COLLIN SPILINEK Fremont Grandstand

Since Thanksgiving, retired teachers have been giving Fremont-area school staff members treats as a thank you for their work.

“Nowadays, when a lot of teachers are leaving the profession because everything has changed so much and it’s so stressful, it hopefully makes them feel a bit better for at least a little while,” Ruth Register said. .

The Fremont Area Association of Retired School Personnel, of which Register is a member, is visiting 22 schools with baked or purchased treats through March.

After teaching physical education to elementary students in Fremont public schools from 1972 to 2010, Register became involved with FAARSP after her retirement.

The organization also expresses its gratitude to other organizations, including the Disabled American Veterans Chapter 18 Joseph CH Bales.

For more than a decade, FAARSP has been making Christmas and Valentine’s Day cards for veterans and also giving them goody bags.

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FAARSP originally launched its school staff candy program about 15 years ago, having to put it on hold for the COVID-19 pandemic.

“We kind of developed it and improved it a bit,” Register said. “So we didn’t recognize one group as school secretaries or different things like that, so we made them school staff.”

Register, FAARSP members register for a school and a date to make the donation.


“And often people who sign up to go to a school want to go back to the school where they taught or worked,” she said.

Members then contact the school beforehand to find out how many staff members they need to prepare.

“They are responsible for making or cooking or buying whatever they want to say thank you to the school staff for all they do throughout the year for our community and for the school system and our young people,” Register said.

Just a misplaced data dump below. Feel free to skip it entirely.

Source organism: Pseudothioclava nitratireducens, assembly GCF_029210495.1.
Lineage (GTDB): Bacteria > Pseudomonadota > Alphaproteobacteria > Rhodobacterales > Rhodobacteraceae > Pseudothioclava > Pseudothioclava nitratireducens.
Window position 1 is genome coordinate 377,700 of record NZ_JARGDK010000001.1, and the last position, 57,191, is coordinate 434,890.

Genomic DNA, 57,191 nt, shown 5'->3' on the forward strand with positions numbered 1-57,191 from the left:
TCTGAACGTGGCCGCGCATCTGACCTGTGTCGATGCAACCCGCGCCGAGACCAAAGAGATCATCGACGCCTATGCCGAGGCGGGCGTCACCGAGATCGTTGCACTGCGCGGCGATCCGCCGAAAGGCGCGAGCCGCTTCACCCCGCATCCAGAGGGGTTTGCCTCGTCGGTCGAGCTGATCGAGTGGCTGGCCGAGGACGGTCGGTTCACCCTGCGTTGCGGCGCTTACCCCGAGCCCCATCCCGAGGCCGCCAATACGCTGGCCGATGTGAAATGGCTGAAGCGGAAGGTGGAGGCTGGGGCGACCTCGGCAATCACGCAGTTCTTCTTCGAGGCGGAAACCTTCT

For its own giveaway, Register said it provided popcorn, M&Ms, nuts and cookies from local community businesses to teachers.

“It’s not a meal, but it’s just a little something to say thank you for all they do,” she said.

Register said the teachers enjoyed the treats, which she says, from her experience in a teacher’s lounge, disappeared quickly.

“When my members ask me, ‘Well, what should I take?’ I said, ‘Just remember when you were back teaching or working at school,’” she said. “‘What did you like when someone brought you something?'”

With teachers having had to go through so much during the COVID-19 pandemic, including changing teaching styles, Register said the treats are a way to simply show appreciation.

“And not on a special day, like teachers are recognized on Teachers’ Day or something like that or Education Day, but just in the middle of winter,” she said. “Just to get a little thank you and bring some stuff, it’s worth it.”



Even before the pandemic, the United States was already experiencing a shortage of qualified teachers in its schools, but the stress of COVID-19 increased the burden educators faced, leading to burnout and early retirements. Steve M. Matthews, superintendent of the Novi Community School District in Michigan, joined Cheddar to discuss the lack of teachers available to keep children educated. “I think the pandemic has only exacerbated some of the issues and kind of pushed the momentum towards a teacher shortage,” he said.









Mark Harman and Fremont High School students sing at the start of a 9/11 memorial event at Veteran’s Park.